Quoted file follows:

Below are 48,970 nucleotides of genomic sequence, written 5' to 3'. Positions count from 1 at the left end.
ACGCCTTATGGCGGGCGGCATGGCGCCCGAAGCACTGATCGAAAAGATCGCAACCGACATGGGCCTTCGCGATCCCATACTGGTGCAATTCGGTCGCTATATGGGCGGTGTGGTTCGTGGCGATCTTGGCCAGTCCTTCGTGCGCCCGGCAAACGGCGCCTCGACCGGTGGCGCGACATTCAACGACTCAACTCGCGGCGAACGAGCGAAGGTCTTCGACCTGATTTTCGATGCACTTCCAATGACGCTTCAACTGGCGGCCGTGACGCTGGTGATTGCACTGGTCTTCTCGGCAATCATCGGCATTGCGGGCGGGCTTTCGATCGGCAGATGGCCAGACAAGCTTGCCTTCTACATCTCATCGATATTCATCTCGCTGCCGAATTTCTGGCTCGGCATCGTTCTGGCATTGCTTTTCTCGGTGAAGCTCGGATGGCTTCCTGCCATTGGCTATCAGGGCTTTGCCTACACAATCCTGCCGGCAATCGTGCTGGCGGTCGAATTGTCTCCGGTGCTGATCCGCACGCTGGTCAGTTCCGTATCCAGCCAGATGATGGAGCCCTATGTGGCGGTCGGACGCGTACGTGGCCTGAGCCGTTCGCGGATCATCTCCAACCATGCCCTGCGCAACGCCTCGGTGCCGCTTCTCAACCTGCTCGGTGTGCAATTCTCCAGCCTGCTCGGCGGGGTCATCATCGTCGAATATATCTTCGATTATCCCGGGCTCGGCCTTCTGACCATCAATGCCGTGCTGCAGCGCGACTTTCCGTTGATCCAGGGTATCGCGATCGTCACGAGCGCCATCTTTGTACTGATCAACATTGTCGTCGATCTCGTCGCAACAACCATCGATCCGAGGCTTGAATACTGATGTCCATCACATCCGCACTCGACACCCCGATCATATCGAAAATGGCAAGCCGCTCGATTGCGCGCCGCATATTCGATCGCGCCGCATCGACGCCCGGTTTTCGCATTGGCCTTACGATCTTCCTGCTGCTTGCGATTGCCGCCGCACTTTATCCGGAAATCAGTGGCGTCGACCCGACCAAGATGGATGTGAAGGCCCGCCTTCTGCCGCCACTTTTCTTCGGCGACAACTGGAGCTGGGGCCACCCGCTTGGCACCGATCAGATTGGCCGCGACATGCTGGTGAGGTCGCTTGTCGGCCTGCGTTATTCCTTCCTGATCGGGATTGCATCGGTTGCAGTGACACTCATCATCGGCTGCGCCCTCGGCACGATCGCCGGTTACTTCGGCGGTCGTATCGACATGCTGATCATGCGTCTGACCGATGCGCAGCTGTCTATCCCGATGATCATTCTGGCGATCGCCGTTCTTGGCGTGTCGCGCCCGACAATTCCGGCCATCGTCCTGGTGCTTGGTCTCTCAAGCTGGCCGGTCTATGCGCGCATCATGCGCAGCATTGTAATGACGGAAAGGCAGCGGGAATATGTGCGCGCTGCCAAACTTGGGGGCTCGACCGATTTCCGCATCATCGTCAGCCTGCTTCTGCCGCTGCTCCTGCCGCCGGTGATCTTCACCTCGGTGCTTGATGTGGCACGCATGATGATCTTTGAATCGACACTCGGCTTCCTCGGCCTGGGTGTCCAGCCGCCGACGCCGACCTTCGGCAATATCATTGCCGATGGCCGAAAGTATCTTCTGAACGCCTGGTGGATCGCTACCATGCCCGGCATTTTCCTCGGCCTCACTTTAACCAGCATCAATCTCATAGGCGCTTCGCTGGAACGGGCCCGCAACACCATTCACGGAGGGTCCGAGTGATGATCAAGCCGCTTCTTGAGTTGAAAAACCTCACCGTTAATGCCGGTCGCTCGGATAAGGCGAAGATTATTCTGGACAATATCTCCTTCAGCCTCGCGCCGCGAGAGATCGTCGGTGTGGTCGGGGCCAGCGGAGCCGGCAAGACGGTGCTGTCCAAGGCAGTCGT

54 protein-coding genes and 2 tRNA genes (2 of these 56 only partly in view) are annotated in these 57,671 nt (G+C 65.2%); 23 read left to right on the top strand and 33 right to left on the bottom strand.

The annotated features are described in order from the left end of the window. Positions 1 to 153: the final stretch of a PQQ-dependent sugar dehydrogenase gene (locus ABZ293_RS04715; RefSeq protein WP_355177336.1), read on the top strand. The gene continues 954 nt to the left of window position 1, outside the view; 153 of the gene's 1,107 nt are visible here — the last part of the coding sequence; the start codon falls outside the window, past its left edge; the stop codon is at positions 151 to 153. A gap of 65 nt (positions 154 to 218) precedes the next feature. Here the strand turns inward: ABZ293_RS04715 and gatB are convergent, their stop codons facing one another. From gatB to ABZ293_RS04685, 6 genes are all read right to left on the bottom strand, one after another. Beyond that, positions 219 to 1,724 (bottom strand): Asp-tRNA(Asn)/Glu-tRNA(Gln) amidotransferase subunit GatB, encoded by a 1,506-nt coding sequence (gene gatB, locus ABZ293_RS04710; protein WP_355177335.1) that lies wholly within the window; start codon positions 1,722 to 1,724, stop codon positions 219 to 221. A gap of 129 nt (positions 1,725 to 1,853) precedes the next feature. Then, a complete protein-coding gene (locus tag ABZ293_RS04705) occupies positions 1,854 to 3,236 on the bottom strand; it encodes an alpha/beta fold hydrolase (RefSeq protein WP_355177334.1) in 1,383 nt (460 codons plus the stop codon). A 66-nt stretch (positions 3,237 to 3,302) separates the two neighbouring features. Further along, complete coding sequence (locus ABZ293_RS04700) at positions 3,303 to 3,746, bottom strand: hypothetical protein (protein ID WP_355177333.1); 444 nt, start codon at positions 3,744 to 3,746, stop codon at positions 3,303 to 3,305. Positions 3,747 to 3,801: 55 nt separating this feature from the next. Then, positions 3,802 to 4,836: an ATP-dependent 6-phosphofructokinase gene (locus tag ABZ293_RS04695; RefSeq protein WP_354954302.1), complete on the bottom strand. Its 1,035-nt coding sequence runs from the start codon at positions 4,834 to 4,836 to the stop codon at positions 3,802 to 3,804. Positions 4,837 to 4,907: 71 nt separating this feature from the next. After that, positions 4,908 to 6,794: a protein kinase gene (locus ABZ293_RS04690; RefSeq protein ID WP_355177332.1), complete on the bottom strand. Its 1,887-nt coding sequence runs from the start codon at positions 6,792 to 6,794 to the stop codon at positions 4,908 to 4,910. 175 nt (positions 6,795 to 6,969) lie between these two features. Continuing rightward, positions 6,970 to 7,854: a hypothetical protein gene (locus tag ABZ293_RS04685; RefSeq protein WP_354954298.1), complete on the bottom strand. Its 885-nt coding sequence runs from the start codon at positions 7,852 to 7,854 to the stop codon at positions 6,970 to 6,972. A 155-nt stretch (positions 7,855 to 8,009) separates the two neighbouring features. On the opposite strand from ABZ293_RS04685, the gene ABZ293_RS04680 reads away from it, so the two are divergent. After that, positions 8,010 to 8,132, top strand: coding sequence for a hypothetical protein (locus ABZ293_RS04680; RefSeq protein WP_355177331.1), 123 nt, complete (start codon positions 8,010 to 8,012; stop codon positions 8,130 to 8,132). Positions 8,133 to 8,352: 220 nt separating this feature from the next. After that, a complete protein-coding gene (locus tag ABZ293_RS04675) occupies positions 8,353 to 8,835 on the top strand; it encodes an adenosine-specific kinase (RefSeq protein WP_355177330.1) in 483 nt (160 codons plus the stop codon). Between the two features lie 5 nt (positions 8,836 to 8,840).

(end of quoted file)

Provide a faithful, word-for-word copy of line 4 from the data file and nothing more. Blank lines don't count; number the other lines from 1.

The annotated features are described in order from the left end of the window. Positions 1 to 153: the final stretch of a PQQ-dependent sugar dehydrogenase gene (locus ABZ293_RS04715; RefSeq protein WP_355177336.1), read on the top strand. The gene continues 954 nt to the left of window position 1, outside the view; 153 of the gene's 1,107 nt are visible here — the last part of the coding sequence; the start codon falls outside the window, past its left edge; the stop codon is at positions 151 to 153. A gap of 65 nt (positions 154 to 218) precedes the next feature. Here the strand turns inward: ABZ293_RS04715 and gatB are convergent, their stop codons facing one another. From gatB to ABZ293_RS04685, 6 genes are all read right to left on the bottom strand, one after another. Beyond that, positions 219 to 1,724 (bottom strand): Asp-tRNA(Asn)/Glu-tRNA(Gln) amidotransferase subunit GatB, encoded by a 1,506-nt coding sequence (gene gatB, locus ABZ293_RS04710; protein WP_355177335.1) that lies wholly within the window; start codon positions 1,722 to 1,724, stop codon positions 219 to 221. A gap of 129 nt (positions 1,725 to 1,853) precedes the next feature. Then, a complete protein-coding gene (locus tag ABZ293_RS04705) occupies positions 1,854 to 3,236 on the bottom strand; it encodes an alpha/beta fold hydrolase (RefSeq protein WP_355177334.1) in 1,383 nt (460 codons plus the stop codon). A 66-nt stretch (positions 3,237 to 3,302) separates the two neighbouring features. Further along, complete coding sequence (locus ABZ293_RS04700) at positions 3,303 to 3,746, bottom strand: hypothetical protein (protein ID WP_355177333.1); 444 nt, start codon at positions 3,744 to 3,746, stop codon at positions 3,303 to 3,305. Positions 3,747 to 3,801: 55 nt separating this feature from the next. Then, positions 3,802 to 4,836: an ATP-dependent 6-phosphofructokinase gene (locus tag ABZ293_RS04695; RefSeq protein WP_354954302.1), complete on the bottom strand. Its 1,035-nt coding sequence runs from the start codon at positions 4,834 to 4,836 to the stop codon at positions 3,802 to 3,804. Positions 4,837 to 4,907: 71 nt separating this feature from the next. After that, positions 4,908 to 6,794: a protein kinase gene (locus ABZ293_RS04690; RefSeq protein ID WP_355177332.1), complete on the bottom strand. Its 1,887-nt coding sequence runs from the start codon at positions 6,792 to 6,794 to the stop codon at positions 4,908 to 4,910. 175 nt (positions 6,795 to 6,969) lie between these two features. Continuing rightward, positions 6,970 to 7,854: a hypothetical protein gene (locus tag ABZ293_RS04685; RefSeq protein WP_354954298.1), complete on the bottom strand. Its 885-nt coding sequence runs from the start codon at positions 7,852 to 7,854 to the stop codon at positions 6,970 to 6,972. A 155-nt stretch (positions 7,855 to 8,009) separates the two neighbouring features. On the opposite strand from ABZ293_RS04685, the gene ABZ293_RS04680 reads away from it, so the two are divergent. After that, positions 8,010 to 8,132, top strand: coding sequence for a hypothetical protein (locus ABZ293_RS04680; RefSeq protein WP_355177331.1), 123 nt, complete (start codon positions 8,010 to 8,012; stop codon positions 8,130 to 8,132). Positions 8,133 to 8,352: 220 nt separating this feature from the next. After that, a complete protein-coding gene (locus tag ABZ293_RS04675) occupies positions 8,353 to 8,835 on the top strand; it encodes an adenosine-specific kinase (RefSeq protein WP_355177330.1) in 483 nt (160 codons plus the stop codon). Between the two features lie 5 nt (positions 8,836 to 8,840).